Long-Term Air Pollution and Blood Pressure in an African American Cohort: the Jackson Heart Study

Published:January 18, 2021DOI:


      African Americans are disproportionately affected by high blood pressure, which may be associated with exposure to air pollutants, such as fine particulate matter and ozone.


      Among African American Jackson Heart Study participants, this study examined associations between 1-year and 3-year mean fine particulate matter and ozone concentrations with prevalent and incident hypertension at Visits 1 (2000–2004, n=5,191) and 2 (2005–2008, n=4,105) using log binomial regression. Investigators examined associations with systolic blood pressure, diastolic blood pressure, pulse pressure, and mean arterial pressure using linear regression and hierarchical linear models, adjusting for sociodemographic, behavioral, and clinical characteristics. Analyses were conducted in 2017–2019.


      No associations were observed between fine particulate matter or ozone concentration and prevalent or incident hypertension. In linear models, an IQR increase in 1-year ozone concentration was associated with 0.67 mmHg higher systolic blood pressure (95% CI=0.27, 1.06), 0.42 mmHg higher diastolic blood pressure (95% CI=0.20, 0.63), and 0.50 mmHg higher mean arterial pressure (95% CI=0.26, 0.74). In hierarchical models, fine particulate matter was inversely associated with systolic blood pressure (−0.72, 95% CI= −1.31, −0.13), diastolic blood pressure (−0.69, 95% CI= −1.02, −0.36), and mean arterial pressure (−0.71, 95% CI= −1.08, −0.33). Attenuated associations were observed with 1-year concentrations and at Visit 1.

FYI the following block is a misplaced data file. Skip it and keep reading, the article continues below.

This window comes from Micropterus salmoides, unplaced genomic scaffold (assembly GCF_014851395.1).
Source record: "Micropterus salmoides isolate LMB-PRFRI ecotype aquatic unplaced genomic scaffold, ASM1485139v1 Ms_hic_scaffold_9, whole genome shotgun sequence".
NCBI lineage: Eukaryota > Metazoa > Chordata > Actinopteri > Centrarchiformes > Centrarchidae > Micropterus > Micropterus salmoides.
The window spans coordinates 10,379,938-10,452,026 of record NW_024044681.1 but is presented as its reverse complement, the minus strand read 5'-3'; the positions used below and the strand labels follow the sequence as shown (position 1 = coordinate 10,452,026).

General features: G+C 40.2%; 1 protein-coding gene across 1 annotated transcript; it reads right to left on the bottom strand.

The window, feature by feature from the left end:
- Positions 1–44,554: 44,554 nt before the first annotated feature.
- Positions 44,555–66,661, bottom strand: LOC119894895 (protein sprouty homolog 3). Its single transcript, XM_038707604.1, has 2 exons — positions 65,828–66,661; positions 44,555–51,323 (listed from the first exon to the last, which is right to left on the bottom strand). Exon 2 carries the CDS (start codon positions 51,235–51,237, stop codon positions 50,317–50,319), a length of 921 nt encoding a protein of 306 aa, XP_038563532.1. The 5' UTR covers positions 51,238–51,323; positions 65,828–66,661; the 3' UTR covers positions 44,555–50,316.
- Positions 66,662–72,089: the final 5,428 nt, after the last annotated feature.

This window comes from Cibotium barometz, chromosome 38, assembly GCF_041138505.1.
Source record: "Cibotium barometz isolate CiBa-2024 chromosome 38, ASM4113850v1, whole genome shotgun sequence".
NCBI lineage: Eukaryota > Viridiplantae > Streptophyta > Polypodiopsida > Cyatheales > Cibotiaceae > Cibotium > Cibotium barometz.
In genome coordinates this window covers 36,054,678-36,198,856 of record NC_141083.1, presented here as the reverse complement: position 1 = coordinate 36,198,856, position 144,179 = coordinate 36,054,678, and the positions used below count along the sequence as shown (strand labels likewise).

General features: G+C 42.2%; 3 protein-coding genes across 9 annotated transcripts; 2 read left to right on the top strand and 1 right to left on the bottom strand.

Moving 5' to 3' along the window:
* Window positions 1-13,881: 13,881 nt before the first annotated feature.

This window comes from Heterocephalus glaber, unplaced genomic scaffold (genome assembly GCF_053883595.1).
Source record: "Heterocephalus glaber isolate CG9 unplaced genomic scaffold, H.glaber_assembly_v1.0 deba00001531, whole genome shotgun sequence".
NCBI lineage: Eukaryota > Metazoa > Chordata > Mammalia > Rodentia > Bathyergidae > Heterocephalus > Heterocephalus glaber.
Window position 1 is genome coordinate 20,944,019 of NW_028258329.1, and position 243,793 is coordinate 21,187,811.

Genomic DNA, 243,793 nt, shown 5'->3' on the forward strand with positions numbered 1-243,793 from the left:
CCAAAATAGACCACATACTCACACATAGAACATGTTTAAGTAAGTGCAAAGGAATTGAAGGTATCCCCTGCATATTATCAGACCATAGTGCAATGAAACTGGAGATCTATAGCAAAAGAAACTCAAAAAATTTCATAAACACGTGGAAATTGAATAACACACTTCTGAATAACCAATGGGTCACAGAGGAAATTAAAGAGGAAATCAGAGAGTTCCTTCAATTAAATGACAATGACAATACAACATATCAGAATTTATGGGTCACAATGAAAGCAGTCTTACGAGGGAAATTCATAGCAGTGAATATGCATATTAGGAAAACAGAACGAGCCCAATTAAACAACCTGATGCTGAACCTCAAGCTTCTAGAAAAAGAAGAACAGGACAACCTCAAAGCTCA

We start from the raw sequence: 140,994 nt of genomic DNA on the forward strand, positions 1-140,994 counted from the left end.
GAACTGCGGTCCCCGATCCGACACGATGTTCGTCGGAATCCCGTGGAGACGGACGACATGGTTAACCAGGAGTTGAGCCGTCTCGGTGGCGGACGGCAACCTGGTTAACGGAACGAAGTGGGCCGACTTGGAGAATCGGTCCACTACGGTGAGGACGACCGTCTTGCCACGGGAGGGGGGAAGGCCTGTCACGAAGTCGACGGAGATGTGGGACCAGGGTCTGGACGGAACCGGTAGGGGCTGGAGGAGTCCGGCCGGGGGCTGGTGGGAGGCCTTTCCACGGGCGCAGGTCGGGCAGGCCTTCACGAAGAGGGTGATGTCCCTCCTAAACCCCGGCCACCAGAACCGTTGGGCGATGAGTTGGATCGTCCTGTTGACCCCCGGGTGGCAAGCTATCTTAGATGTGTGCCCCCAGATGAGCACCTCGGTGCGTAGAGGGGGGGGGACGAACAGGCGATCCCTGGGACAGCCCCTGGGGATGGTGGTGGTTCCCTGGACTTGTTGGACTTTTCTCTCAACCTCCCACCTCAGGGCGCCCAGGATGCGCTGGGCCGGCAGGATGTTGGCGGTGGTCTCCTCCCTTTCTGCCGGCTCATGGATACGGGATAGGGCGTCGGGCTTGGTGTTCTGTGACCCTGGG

Positive associations were observed between ozone and systolic blood pressure, diastolic blood pressure, and mean arterial pressure, and inverse associations between fine particulate matter and systolic blood pressure, diastolic blood pressure, and mean arterial pressure in an African American population with high (56%) prevalence of hypertension. Effect sizes were small and may not be clinically relevant.
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